According to a recent analysis published on Medium, Monero's network seems to be dominated by ASIC mining once again. Around 85% of the network's total hash rate is coming from ASIC mining hardware which was detected through the mining nonce forensics by the analysis author.
According to the analysis published by MoneroCrusher, the nonce distribution is supposed to be a random number, which can include anything between 0 and 2^32. However, depending on the mining gear that is being used, the mining algorithms start producing different patterns when it comes to choosing the number representing the nonces.
Nonces are random numbers that are a part of the mining process' brute force, as explained by CryptoSlate.
During the mining process, the aim is to find a hash which will remain below the target number, which in turn changes in accordance with mining difficulty. The number is completely random, and the pick is influenced by several factors, such as the Merkle root, a timestamp, or the hash of the block that came before the current one.
As mentioned, the number is supposed to be smaller than the target number, and if this is the case, the miner ends up winning the block.
The problem with the use of ASICs, according to the analysis, is that they do not choose nonces randomly. Instead, they try to align the selection of nonces with the patterns that were observed earlier. Considering the fact that most of the Monero mining is now done by ASICs, it becomes clear that a large number of blocks are found in a particular nonce range, which indicates that the pattern exists and that it has been noticed.
Monero's history with ASICs
Monero has quite a history with ASICs, and it even had a hard fork in April 2018 in order to try and disrupt them by introducing a new mining algorithm. At the time, the project's hash rate went down from 1030 Megahashes per each second to only 158, which suggests that around 85% of the network was dominated by ASICs.
Mining quickly became profitable for non-ASIC users once again, and the Monero network reached stability at around 480 Megahashes per second. Now, history appears to be repeating itself.
The analysis detected unusual behavior on the nonce chart once again, although it appears that the ASICs were better in concealing their impact this time. In other words, ASIC manufacturers learned from their experience, and have now started implementing more random nonce picking, which is, once again, noticeable on the nonce charts.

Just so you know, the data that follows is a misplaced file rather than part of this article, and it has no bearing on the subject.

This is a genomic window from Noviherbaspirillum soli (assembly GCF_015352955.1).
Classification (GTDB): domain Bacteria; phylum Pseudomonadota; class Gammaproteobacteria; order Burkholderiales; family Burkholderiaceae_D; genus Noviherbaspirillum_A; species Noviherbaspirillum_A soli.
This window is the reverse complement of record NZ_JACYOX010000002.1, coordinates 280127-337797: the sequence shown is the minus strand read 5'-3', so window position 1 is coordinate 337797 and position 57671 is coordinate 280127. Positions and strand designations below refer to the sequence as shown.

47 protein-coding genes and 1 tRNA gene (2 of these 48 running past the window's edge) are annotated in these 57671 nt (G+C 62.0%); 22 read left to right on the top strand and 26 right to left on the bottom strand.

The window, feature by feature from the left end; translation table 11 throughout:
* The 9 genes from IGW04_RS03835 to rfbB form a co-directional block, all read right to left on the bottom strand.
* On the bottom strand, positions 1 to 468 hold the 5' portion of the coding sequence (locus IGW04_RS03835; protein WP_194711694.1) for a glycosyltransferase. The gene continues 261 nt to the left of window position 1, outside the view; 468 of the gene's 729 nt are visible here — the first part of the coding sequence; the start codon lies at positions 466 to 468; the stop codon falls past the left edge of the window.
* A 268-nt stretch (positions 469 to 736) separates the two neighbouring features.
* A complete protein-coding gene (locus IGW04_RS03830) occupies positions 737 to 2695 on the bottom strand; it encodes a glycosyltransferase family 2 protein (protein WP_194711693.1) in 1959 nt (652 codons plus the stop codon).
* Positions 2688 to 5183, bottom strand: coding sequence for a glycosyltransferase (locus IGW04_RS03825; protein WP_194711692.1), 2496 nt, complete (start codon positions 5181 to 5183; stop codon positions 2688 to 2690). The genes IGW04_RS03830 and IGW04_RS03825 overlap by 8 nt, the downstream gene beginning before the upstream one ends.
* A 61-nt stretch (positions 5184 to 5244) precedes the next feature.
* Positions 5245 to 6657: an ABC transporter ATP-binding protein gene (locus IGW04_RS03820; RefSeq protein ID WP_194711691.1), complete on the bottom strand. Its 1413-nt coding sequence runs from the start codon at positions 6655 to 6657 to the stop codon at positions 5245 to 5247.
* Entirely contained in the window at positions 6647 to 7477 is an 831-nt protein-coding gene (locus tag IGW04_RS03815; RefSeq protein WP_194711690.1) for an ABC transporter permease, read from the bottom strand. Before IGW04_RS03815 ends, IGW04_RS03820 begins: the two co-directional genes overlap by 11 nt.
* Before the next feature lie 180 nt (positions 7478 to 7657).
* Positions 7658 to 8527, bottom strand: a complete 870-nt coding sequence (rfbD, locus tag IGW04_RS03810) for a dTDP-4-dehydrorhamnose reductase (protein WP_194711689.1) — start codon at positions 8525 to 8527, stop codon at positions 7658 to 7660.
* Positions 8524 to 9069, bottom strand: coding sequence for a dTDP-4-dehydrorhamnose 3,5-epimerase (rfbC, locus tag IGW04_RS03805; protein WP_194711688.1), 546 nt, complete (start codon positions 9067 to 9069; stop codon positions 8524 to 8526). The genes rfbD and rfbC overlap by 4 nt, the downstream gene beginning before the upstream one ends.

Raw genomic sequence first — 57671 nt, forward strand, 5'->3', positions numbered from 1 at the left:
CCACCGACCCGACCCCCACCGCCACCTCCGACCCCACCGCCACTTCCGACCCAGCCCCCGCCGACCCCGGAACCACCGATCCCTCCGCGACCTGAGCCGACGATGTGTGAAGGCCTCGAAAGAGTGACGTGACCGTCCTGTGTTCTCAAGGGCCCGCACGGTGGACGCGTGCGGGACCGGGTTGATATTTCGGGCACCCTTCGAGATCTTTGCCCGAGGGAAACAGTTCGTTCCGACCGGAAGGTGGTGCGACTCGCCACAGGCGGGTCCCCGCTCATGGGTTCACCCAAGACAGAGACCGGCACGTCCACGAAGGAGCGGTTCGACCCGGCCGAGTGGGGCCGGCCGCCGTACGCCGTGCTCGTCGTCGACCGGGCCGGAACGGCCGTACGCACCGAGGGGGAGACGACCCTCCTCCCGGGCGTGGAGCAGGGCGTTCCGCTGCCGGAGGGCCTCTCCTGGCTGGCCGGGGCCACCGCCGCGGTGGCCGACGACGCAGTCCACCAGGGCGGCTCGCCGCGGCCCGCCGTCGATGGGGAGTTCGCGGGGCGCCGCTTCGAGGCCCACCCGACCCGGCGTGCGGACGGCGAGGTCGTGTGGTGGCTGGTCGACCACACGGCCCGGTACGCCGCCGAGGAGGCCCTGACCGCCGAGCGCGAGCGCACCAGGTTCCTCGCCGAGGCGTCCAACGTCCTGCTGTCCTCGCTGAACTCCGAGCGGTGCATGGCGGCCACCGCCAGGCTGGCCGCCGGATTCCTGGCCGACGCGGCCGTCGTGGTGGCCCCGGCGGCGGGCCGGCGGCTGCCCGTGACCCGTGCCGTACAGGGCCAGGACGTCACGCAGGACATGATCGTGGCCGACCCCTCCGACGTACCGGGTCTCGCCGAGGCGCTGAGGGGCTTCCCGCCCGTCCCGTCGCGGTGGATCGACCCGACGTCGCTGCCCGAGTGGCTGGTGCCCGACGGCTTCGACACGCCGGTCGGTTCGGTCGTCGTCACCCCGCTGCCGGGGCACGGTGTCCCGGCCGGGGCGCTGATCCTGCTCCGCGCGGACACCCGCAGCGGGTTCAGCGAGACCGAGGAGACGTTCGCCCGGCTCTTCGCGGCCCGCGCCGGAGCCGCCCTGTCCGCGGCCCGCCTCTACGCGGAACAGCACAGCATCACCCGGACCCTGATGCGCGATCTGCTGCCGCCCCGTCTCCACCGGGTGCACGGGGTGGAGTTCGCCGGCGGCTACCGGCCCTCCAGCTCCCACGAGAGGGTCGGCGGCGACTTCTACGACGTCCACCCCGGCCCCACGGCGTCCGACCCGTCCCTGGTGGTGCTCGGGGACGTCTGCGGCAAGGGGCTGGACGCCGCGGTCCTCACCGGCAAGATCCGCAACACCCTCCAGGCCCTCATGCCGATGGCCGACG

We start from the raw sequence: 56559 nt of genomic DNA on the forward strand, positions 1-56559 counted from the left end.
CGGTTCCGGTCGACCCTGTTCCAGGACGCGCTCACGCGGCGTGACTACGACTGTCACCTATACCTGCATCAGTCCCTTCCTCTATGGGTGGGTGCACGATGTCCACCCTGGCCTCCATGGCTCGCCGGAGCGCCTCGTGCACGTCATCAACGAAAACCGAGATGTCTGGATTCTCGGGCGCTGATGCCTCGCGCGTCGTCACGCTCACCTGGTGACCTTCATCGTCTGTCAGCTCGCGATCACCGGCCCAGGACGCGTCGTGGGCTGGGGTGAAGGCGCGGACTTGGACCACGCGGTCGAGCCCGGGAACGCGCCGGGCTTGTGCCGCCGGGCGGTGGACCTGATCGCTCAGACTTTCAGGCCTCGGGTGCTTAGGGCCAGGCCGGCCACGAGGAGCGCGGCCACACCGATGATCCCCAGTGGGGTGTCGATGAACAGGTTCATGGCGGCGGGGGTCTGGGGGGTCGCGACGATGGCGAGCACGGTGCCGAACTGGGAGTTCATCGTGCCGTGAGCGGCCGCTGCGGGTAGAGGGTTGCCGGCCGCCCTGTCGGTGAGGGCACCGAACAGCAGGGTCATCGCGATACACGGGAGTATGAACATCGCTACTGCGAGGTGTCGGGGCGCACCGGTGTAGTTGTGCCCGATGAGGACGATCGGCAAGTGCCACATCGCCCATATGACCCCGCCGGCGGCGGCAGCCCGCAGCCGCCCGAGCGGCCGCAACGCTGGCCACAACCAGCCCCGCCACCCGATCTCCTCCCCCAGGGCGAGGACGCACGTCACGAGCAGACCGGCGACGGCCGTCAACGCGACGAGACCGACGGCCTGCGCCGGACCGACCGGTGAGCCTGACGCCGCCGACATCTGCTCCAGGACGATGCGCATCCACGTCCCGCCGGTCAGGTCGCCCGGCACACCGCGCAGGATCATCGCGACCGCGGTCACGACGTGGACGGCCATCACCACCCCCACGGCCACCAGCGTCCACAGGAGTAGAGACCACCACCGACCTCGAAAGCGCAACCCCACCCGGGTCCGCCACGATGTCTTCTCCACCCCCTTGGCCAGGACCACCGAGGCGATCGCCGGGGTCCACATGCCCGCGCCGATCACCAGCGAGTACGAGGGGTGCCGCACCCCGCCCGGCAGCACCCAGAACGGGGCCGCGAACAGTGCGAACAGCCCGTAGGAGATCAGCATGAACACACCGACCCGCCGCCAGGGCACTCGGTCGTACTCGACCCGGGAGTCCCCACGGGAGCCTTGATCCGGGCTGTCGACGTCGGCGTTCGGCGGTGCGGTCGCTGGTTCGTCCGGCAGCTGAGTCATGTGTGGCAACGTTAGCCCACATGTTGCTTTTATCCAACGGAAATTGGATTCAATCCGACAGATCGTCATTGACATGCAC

The discovery was made after MoneroCrusher noticed that the chosen nonces are more random than usual, as there is a natural pattern that Monero network itself follows. In an attempt to randomize the nonces and cover the trail, ASICs were making it too random, which led to the realization that they are, once again, dominating the network and taking the profits away from regular miners, which ended up leaving the network once more.
The network hash rate also surged by 255%, as the report claims, and it currently has around 810 Megahashes per second. The analysis also claims that this change started around 40 days ago, in late December 2018. According to MoneroCrusher's estimate, there should be around 5,400 ASICs involved right now, which take up around 85.2% of the total miners.
This is a problem as it centralizes Monero, which can lead to other problems such as 51% attacks or other kinds of threats. While mining Bitcoin via ASICs has basically become accepted, and Ethereum network is still neutral regarding the issue, Monero is still strongly against this type of crypto mining. Since the change in the mining algorithm managed to defeat the ASICs last time (at least for a while), it is likely that a new hard fork might be performed soon.
Meanwhile, the Monero community is trying to come up with a more permanent solution on their GitHub. It should also be noted that a handful of the community members believes that ASICs should be allowed, although the majority continues to disagree.